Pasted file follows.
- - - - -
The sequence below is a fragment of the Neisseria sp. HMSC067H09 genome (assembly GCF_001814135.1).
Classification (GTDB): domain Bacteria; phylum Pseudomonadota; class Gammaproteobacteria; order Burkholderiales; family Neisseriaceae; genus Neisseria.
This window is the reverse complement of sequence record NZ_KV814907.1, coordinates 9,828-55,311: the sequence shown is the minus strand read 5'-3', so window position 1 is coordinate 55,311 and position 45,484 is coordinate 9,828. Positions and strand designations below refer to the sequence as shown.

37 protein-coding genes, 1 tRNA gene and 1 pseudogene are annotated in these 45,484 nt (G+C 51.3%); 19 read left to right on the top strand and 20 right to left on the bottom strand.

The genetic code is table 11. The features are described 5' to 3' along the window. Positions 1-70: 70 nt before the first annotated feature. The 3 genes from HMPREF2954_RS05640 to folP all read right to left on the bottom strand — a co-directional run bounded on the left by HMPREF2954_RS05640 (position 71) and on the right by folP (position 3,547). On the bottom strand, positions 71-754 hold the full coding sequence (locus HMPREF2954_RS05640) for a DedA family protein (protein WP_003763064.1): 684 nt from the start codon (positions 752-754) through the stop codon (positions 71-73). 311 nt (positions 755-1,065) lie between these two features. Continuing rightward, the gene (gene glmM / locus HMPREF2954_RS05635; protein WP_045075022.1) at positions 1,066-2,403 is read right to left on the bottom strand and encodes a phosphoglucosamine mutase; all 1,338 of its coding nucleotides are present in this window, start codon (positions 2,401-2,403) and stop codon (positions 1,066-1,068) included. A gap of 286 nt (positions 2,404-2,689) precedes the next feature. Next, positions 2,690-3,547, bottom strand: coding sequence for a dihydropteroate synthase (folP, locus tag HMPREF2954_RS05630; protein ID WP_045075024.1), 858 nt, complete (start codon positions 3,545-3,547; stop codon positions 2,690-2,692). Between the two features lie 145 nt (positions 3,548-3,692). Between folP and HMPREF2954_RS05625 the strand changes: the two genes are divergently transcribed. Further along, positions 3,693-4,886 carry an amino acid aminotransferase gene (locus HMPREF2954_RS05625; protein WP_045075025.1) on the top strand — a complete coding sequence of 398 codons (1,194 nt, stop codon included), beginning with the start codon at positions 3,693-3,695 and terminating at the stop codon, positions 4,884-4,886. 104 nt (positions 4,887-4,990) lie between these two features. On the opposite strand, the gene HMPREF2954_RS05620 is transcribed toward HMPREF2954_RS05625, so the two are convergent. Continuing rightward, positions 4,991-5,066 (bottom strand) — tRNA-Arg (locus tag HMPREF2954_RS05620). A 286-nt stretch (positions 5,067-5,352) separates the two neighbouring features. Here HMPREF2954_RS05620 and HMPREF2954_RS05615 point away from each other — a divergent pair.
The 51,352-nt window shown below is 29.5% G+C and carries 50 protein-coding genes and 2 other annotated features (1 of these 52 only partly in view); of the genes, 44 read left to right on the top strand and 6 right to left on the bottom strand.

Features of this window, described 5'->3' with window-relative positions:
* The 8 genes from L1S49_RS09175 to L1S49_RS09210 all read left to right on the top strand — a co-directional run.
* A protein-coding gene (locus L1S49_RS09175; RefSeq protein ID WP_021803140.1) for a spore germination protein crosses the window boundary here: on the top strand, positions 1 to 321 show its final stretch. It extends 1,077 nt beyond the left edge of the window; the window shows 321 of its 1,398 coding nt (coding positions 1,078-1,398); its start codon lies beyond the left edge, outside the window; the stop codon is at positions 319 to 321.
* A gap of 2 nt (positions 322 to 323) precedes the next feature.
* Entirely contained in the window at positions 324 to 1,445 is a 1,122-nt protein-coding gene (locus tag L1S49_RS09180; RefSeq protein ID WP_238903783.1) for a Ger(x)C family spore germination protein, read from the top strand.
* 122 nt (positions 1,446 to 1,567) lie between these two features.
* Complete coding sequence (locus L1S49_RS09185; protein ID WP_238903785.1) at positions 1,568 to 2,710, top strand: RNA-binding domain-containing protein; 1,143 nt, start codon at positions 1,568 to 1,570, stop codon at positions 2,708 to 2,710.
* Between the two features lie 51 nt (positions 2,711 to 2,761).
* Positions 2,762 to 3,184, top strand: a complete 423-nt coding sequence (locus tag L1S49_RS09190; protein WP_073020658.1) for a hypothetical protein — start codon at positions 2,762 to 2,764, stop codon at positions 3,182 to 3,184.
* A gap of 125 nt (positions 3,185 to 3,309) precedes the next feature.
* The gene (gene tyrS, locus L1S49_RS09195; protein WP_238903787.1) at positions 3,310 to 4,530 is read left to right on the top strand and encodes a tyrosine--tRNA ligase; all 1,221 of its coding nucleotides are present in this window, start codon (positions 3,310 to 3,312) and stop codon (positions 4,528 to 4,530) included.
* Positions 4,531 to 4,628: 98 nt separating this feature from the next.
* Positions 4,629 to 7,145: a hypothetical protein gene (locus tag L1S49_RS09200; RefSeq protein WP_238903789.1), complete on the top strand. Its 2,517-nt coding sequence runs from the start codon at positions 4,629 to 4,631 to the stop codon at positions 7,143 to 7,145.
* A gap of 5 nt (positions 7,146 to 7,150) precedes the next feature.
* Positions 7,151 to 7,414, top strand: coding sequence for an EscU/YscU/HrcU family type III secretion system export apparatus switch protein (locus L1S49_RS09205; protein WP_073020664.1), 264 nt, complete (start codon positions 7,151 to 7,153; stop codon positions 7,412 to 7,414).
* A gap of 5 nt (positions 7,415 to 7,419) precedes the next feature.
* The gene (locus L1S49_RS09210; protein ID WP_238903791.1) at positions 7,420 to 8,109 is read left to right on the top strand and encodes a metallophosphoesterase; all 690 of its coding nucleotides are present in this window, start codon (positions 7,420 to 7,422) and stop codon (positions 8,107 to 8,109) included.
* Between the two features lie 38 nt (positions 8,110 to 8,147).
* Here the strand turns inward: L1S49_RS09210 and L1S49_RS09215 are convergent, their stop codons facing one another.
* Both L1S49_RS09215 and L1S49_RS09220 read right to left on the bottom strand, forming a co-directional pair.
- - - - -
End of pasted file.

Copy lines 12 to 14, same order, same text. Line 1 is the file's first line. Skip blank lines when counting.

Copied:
* 122 nt (positions 1,446 to 1,567) lie between these two features.
* Complete coding sequence (locus L1S49_RS09185; protein ID WP_238903785.1) at positions 1,568 to 2,710, top strand: RNA-binding domain-containing protein; 1,143 nt, start codon at positions 1,568 to 1,570, stop codon at positions 2,708 to 2,710.
* Between the two features lie 51 nt (positions 2,711 to 2,761).